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Jay Lake and
Apocalypse Ink Productions
at JayWake, 27 July 2013.
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Jay Lake’s Process of Writing is five years of personal blog posts, from 2005 to 2010, marking Jay Lake’s rise in the world of genre publishing from a random newbie to a reasonably well known writer.
This is an accidental book. Jay didn’t set out to write a book about the process of writing. What he did was write a blog about a lot of things. One of them was writing, in all “its manifold forms and configurations.”
Jay touches on everything from practical craft issues to his publishing experiences to reviews, workshops, and all the rest of the impedimenta of the author’s world. This is his experience, opinions, and thought processes on how he became the writer he is.
PRAISE FOR JAY LAKE’S PROCESS OF WRITING
“Keep a notebook handy. You’re going to learn. And more importantly, some of Jay is going to rub off on you and you’re going to write like the wind.” –Ken Scholes, author of the Psalms of Isaak series
“Jay knows what he's talking about when it comes to many, many things, but his forte, his absolute passion … is his love of the craft of writing. And he's a talent, there's no mistaking it. He's made an art of learning the craft.” –J.A. Pitts, author of the Sarah Jane Beauhall series.
This is one my favorite aspects of writing. Ideas. Blue skying concepts. Falling in love with words, with phrases, with specific images and oddball details. Maybe it’s because for me ideas are always the easiest part.
I can say that, of course, because I have a notoriously loose and facile definition of “story idea.” For many writers, it’s not an idea without a lot of supporting detail, a clear character arc, and a decent notion of the ending. I can respect that, but it’s not how I roll, at least in the short fiction world.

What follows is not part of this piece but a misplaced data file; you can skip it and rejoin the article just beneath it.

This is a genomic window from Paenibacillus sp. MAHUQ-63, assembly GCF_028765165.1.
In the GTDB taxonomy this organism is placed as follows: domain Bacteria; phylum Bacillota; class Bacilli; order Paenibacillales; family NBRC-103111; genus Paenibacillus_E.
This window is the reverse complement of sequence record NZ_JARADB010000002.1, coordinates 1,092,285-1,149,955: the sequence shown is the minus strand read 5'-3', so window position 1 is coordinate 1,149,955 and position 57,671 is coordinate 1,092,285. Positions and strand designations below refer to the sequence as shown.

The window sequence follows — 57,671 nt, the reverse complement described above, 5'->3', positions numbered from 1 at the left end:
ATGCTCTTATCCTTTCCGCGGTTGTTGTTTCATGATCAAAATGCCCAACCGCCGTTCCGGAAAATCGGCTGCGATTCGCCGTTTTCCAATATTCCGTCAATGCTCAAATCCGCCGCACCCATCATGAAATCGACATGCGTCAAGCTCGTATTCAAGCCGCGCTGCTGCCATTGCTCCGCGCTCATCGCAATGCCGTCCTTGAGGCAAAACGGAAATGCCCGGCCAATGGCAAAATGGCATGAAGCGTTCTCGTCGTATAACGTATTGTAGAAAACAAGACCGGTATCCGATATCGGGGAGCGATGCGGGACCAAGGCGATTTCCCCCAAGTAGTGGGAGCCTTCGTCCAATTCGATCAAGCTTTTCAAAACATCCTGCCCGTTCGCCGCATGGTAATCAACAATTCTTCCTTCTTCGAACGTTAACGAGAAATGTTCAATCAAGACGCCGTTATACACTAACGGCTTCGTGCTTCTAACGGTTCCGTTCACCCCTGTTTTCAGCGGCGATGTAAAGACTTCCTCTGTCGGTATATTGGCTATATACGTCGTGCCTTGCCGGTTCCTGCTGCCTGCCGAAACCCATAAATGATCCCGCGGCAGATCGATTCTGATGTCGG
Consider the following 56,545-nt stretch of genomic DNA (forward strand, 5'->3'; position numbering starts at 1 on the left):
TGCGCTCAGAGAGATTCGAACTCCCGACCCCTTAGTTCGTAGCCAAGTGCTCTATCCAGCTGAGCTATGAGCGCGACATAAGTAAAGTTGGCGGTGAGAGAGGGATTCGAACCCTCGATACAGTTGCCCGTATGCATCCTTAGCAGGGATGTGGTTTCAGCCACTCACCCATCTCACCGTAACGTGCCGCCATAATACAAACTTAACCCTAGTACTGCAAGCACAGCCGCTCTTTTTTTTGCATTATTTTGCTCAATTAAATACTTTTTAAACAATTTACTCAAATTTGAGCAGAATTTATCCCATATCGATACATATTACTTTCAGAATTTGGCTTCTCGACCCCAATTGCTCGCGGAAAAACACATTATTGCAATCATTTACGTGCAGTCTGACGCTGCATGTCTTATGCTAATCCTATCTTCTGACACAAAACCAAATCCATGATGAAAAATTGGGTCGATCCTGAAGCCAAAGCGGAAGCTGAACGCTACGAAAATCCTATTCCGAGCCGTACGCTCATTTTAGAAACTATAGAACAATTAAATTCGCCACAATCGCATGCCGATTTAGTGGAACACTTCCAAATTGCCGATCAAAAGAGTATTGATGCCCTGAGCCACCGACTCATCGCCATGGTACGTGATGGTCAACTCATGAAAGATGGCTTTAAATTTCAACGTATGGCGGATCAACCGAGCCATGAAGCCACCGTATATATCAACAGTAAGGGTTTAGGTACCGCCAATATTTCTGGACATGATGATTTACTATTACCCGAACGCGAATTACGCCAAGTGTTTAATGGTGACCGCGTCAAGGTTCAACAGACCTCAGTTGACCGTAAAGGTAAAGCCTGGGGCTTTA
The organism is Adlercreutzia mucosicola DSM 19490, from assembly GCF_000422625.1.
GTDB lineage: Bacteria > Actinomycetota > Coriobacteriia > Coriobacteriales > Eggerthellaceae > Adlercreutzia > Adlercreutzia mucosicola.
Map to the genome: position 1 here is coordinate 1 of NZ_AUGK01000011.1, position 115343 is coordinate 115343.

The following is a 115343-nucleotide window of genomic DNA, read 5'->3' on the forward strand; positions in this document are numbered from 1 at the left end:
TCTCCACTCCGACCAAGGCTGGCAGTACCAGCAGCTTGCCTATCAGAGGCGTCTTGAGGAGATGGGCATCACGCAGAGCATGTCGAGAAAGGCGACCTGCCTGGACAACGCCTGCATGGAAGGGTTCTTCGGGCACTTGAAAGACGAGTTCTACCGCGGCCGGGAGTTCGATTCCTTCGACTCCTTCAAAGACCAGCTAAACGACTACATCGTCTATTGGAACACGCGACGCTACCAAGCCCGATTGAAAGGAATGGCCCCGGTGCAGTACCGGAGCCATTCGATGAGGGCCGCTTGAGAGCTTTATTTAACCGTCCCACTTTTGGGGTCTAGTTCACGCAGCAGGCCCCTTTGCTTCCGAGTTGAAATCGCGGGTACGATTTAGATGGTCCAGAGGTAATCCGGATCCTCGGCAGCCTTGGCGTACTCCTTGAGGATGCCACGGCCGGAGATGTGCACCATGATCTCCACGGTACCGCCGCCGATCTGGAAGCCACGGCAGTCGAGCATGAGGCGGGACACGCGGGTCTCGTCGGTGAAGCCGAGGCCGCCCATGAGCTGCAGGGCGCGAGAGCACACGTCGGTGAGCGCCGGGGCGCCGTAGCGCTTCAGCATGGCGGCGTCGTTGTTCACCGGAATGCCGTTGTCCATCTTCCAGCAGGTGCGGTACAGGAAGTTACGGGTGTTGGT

Sometimes I think I might like to sit around and generate story ideas. Just write one-paragraph squibs for short fiction, and five-page treatments for novels. Scatter them to the winds, let the world write them. It’s not about the money at all. More like a form of intellectual flowering, my creativity bolting like a leggy garden herb late in the growing season.
If first drafts are the fun part of the writing, ideas are the little crack seeds that germinate into those drafts. I could munch on them all day. So have fun with your ideas. Let them grow and prosper and be fruitful and multiply. The world awaits you, after all.
In the comment thread to the recent post on my six-story challenge, I was asked a couple of times about where the ideas come from. This being in the context of how I write so fast.
There’s a couple of answers to this. I’m talking now purely about my internal processes, not techniques or approaches which I think could or should be replicated by other writers. So take this post with a peck or two of salt—if they help, great. If not, feel free to point and laugh.
Ruth Nestvold once said I don’t write stories so much as channel them. This is certainly what it looks like from the outside, and from the inside as I’m writing. I almost always begin writing from a central image, usually visual, and I very rarely know where I’m going until I get there. Sometimes not even then, truth be told. A lot of the fun for me as a writer is arriving at the ending and going “aha!” or “oh, cool.”
However, I’m not really channeling the story. The thing is, my preparatory thinking seems to go on almost entirely down inside the subconscious, Damon Knight’s “Fred.” I’ve come to this realization partly by watching how I’ll be writing along and I’ll drop in a piece of foreshadowing. I say, “hmm, wonder what that means?” Twenty-five pages later (or two hundred and fifty pages later) it pays off, sometimes in a big way. The heavily armed clowns riding giraffes in Trial of Flowers were like that. If you’ve ever read my story “The Water Castle,” the bit at the beginning with the father’s hair was like that—I had no idea what it meant until much, much later, but I knew it was important.